Date on Master's Thesis/Doctoral Dissertation


Document Type

Doctoral Dissertation

Degree Name

Ph. D.


Social Work

Degree Program

Social Work, PhD

Committee Chair

BrintzenhofeSzoc, Karlynn

Committee Co-Chair (if applicable)

Kayser, Karen

Committee Member

Kayser, Karen

Committee Member

Head, Barbara

Committee Member

Schapmire, Tara

Author's Keywords

pediatric oncology; social work; job analysis; role delineation; Delphi


This dissertation is an examination of the tasks most important to the pediatric oncology social work role. It begins with an argument that pediatric oncology social work is a blend of four social work specialties: generalist medical social work, oncology social work, pediatric social work, and hospice and palliative care social work. Studies report pediatric oncology social workers feel unprepared for numerous tasks related to their role. Despite calls for increased education and training opportunities, few are available. Until now, there has been no study evaluating the tasks that pediatric oncology social workers deem most important to their role, nor any that evaluate practitioners’ level of confidence in performing those tasks. This dissertation is divided into five chapters. Chapter One provides an overview of the pediatric oncology social work role and a high-level overview of the study. Chapter Two details how pediatric oncology social work is a blend of different social work specialties and describes some of the tasks from these specialties found in pediatric oncology social work. The history of social work education in this field is described, as are gaps researchers have identified in preparing social workers in each of the aforementioned specialties. Competence theory and the stages of skill development are discussed and applied to the field of pediatric oncology social work. Chapter Three describes the Delphi Method, which formed the basis of this sequential, two-phase study. The study methodology is also described in detail. Chapter Four covers the results, which not only developed a list of competencies for pediatric oncology social work practice but also assessed how applicable tasks were to the role and how confident practitioners felt in performing each task. Practitioners with less than five years’ experience were found to feel much less confident than their peers with five years or more experience in performing critical tasks. Many of the items in which low confidence was expressed were also areas in which additional training was requested. Chapter Five discusses how these data can be used to better prepare social work students and new practitioners for the role. A pediatric oncology social work curriculum is proposed, along with additional ways students can be trained both in the classroom and in the field education setting.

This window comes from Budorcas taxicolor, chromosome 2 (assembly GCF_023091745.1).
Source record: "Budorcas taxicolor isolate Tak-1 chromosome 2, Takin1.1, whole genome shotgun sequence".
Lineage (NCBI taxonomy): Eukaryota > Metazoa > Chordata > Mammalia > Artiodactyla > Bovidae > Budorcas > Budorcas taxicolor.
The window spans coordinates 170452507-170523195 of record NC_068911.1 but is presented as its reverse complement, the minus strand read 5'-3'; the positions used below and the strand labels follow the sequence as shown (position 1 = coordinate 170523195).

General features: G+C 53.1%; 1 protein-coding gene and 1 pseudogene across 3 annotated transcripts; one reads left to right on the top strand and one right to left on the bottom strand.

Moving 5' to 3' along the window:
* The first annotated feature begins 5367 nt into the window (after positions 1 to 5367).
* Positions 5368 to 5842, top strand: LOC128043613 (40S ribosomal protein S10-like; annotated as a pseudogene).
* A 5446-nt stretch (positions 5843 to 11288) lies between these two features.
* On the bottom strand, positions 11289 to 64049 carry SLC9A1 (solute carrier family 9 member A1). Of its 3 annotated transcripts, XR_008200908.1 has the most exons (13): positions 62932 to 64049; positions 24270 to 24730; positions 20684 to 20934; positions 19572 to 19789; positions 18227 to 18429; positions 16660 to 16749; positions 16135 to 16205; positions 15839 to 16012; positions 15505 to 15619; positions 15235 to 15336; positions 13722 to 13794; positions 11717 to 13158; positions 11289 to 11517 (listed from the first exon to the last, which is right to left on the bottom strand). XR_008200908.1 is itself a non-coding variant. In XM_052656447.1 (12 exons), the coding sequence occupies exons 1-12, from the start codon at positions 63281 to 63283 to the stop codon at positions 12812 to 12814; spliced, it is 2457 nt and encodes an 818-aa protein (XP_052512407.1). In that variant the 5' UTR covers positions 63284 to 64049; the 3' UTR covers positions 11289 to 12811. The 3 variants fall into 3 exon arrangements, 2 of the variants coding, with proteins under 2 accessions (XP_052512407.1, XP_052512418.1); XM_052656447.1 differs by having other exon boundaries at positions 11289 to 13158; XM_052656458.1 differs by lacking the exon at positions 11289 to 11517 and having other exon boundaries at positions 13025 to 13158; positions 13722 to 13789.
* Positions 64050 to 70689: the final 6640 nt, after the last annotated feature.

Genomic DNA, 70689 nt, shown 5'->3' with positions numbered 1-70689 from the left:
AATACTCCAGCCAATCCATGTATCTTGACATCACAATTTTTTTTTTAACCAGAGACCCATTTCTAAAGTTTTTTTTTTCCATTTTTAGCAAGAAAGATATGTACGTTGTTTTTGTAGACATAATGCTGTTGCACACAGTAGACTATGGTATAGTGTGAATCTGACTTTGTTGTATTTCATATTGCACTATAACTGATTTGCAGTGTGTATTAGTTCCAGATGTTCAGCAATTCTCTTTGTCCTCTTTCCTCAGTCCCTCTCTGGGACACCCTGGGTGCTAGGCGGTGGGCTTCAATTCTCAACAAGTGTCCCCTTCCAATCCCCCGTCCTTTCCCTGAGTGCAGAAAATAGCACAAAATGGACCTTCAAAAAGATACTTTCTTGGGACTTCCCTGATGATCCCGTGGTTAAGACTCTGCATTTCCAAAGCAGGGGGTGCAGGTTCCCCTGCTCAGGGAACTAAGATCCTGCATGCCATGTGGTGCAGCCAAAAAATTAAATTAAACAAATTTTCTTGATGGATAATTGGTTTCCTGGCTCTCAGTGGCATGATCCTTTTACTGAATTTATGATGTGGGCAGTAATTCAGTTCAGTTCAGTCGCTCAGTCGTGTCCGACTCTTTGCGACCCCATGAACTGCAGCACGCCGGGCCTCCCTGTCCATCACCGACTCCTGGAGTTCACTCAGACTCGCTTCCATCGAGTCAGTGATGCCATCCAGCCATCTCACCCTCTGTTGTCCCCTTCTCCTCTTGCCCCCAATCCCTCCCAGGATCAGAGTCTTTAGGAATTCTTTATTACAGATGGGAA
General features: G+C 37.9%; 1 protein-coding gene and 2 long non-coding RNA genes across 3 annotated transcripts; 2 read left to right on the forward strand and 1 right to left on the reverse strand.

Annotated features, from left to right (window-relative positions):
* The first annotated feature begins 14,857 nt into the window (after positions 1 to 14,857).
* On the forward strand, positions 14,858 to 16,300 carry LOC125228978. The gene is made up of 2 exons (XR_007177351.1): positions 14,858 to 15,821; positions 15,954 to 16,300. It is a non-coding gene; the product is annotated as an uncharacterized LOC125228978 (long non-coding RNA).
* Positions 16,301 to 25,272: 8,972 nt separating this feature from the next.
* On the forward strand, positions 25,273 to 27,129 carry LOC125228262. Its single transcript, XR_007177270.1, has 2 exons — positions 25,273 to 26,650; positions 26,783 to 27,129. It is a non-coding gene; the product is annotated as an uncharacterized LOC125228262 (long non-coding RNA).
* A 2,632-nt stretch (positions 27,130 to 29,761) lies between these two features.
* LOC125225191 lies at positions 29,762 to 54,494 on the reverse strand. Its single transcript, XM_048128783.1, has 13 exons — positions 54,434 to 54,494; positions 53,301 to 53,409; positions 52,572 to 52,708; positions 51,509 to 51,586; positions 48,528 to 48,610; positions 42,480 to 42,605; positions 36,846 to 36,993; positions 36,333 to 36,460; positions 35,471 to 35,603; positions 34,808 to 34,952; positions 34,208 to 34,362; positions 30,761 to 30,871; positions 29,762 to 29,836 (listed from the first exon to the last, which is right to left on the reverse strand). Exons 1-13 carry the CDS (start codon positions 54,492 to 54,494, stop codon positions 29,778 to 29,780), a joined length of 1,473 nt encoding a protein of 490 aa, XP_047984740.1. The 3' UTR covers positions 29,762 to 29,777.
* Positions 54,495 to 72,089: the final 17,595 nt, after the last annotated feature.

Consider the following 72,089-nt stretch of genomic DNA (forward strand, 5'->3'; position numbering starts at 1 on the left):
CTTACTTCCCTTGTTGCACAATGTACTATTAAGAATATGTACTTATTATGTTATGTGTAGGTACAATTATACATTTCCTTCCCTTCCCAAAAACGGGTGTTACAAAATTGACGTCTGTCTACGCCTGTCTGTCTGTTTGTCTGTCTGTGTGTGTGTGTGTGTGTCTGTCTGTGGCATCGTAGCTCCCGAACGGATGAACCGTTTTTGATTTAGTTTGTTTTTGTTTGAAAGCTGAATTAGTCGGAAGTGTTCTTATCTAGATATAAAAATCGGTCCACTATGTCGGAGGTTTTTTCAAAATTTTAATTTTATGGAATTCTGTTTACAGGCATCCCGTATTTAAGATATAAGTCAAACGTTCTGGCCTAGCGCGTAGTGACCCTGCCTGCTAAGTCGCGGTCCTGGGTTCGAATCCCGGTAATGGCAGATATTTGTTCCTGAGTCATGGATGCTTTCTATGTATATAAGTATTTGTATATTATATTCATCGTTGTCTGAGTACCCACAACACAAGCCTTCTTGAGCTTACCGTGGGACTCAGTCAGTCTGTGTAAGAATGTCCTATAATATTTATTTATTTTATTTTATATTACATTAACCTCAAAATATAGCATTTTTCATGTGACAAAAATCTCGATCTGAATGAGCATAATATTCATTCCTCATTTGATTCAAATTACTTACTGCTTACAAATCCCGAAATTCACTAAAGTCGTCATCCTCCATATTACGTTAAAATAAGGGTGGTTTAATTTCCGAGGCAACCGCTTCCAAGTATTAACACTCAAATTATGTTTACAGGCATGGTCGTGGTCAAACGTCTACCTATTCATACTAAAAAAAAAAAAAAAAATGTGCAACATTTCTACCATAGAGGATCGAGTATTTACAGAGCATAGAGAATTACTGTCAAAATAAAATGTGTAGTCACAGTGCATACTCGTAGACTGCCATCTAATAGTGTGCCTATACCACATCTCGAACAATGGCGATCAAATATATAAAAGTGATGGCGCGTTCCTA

Included in

Social Work Commons